Bahnhofsviertel is often frightening for many, with its reputation for  being the red light district and junky epicentre.  However, if you are one for adventure there are some absolutely fabulous bars and restaurants that you shouldn’t miss.  Yaldy, The Kinley Bar (hellooo amazing cocktails!) and Maxie Eisen are some to definitely check out. High end clubs will be found in the inner city Gibson Club and Chinaski are two very popular venues.  Head east to Bornheim and Bergerstrasse and you’ll find plenty of street side eating and a more relaxed vibe.  Now if you head even further east you find bigger outdoor spaces but no less choice of party and eating out options!  For example Blaues Wasser (open only in summer) and Danzig am Platz!



Expats Frankfurt: Altstadt

If you head South of the river to Sachsenhausen you’ll find the Museumsufer.  Meander along following the Maine River and you will have no shortage of gorgeous museums and galleries to feed your cultural craving.  Some of our favourites include The Städel, Museum Angewandte Kunst and Liebieghaus.  It is also here that you will find many of the famous Apfelwein taverns.

Another area littered with museums and cultural experiences is the Altstadt.  Without a doubt The Schirn and Museum für Moderne Kunst are worth a visit.


Wonderful restaurants can be found all around the city!  Some to get you started are:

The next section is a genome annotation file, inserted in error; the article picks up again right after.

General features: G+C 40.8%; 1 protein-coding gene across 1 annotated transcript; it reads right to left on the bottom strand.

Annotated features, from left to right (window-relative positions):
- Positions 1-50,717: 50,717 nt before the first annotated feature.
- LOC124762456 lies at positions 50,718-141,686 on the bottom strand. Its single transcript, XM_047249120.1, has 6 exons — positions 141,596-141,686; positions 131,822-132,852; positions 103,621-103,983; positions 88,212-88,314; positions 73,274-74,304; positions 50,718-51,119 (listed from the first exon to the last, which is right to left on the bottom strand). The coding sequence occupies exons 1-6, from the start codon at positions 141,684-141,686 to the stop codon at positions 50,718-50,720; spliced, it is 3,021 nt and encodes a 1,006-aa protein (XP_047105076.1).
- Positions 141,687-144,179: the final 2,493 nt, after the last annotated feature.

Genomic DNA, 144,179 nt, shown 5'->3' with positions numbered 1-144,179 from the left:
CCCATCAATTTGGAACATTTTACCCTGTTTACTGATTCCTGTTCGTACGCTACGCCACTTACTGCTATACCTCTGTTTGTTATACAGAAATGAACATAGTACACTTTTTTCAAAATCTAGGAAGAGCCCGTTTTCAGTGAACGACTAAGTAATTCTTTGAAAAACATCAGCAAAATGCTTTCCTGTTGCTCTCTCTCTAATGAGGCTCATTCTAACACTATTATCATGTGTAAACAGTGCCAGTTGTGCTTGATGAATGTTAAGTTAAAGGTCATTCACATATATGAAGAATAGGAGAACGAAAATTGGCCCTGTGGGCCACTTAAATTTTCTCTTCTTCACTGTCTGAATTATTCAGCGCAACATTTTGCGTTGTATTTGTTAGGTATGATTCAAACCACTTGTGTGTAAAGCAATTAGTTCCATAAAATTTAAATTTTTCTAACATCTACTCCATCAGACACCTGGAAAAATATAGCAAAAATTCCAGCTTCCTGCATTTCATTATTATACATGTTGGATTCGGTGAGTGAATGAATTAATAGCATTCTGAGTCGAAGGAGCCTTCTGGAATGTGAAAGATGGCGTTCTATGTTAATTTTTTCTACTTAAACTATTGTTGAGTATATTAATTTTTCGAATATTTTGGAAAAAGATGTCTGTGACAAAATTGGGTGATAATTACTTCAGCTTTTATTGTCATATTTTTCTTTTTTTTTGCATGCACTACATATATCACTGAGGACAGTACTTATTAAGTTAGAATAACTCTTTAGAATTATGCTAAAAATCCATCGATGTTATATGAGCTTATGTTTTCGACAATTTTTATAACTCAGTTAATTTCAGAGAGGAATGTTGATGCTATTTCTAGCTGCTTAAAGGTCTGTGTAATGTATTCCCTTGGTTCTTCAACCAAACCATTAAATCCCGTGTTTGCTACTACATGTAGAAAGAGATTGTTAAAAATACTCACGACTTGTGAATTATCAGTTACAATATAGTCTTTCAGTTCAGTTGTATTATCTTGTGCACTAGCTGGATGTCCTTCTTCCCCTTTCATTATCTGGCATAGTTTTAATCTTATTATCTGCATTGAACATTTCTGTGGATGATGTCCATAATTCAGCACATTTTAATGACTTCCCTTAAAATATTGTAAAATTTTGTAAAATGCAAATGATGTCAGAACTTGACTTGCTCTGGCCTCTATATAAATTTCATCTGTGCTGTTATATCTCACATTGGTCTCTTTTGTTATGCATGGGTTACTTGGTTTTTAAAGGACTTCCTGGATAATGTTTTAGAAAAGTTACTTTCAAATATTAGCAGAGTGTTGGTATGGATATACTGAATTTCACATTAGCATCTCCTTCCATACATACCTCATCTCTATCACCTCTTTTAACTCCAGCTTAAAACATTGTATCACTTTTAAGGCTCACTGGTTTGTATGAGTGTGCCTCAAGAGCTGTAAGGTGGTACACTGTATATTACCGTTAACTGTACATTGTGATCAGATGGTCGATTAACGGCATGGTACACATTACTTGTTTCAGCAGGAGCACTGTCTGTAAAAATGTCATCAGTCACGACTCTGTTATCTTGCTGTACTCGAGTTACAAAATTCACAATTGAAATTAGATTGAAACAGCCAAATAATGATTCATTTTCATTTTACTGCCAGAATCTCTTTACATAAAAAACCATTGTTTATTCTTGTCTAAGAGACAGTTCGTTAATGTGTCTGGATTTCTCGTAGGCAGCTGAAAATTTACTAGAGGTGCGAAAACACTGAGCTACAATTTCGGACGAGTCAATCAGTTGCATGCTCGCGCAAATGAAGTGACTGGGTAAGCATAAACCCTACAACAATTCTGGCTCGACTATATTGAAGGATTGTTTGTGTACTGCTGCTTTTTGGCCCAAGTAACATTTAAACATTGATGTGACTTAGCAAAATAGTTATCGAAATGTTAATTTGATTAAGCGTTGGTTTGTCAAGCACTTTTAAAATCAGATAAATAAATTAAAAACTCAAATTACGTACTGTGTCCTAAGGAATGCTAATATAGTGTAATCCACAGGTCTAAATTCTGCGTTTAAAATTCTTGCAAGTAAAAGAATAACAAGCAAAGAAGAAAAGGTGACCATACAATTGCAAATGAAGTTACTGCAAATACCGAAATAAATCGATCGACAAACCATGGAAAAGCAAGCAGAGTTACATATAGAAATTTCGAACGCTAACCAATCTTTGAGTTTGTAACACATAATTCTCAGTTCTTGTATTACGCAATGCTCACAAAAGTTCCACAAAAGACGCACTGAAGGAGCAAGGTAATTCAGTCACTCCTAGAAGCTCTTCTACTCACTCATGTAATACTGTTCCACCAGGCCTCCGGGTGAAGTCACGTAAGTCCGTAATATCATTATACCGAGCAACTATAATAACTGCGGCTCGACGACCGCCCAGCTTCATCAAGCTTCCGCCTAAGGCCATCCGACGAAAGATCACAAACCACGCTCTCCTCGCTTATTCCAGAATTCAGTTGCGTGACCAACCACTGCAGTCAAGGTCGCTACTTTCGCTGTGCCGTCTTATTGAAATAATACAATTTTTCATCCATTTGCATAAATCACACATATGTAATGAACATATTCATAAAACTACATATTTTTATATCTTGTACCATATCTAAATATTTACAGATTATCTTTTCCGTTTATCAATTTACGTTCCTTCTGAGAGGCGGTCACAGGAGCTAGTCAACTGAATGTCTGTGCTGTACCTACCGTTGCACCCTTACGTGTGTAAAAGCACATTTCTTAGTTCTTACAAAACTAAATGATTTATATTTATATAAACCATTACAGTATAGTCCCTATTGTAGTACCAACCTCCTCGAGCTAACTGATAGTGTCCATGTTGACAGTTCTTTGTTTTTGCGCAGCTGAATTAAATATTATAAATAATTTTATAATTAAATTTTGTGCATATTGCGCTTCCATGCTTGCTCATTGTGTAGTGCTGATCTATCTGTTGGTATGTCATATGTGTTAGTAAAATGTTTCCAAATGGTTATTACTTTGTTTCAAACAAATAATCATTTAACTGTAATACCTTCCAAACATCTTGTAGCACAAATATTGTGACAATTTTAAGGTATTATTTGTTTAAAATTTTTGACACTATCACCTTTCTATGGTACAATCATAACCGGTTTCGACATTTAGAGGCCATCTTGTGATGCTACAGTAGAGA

• Oben Restaurant and Skybar (Mediterranean – Westend)
  • Moriki (Sushi – Innerstadt)
  • Yaldy (Seasonal – Bahnhofsviertel)
  • Berger Street Food (Sushi – Bergerstrasse)
  • Papanova (Italian – Nordend)
  • Oosten (Ostend)
  • Gerbermuhle (German – South of the River)

Altstadt (Old City)

No stay in Frankfurt is complete without a trip to Frankfurt Altstadt, Römer.  The old city has been beautifully renovated and offers visitors an opportunity to step back in time. It contains many of Frankfurt’s important sites, the Römerberg plaza (a definite must see) along with Römer city hall and Frankfurt Cathedral (Kaiserdom St Bartholomaus).

Frankfurt Specialities

Finally, a stay in Frankfurt is not complete without a taste of the famous  Grüne Soße, Apfelwein (apple wine) and Frankfurter sausages.  Be sure to hop on the Ebbelwei Express, it’s both a great way to taste the famous Apfelwein and experience the city!

Living in Frankfurt

Undoubtedly there is plenty to see and do for Expats in Frankfurt.  So all that’s left to do is pick up your keys, head out the door and explore the city!  Whether you choose to laze in one of the many gorgeous parks, drink a coffee in one of its many coffee shops or discover what each area has to offer by dining in its restaurants there is no shortage of things to do in Frankfurt city.  HAPPY EXPLORING!

Checkout Janice Henry number 1 guide about Frankfurt: The Frankfurt Edit

Moving to Germany ? Check our article with the 10 Tips to know to succeed your move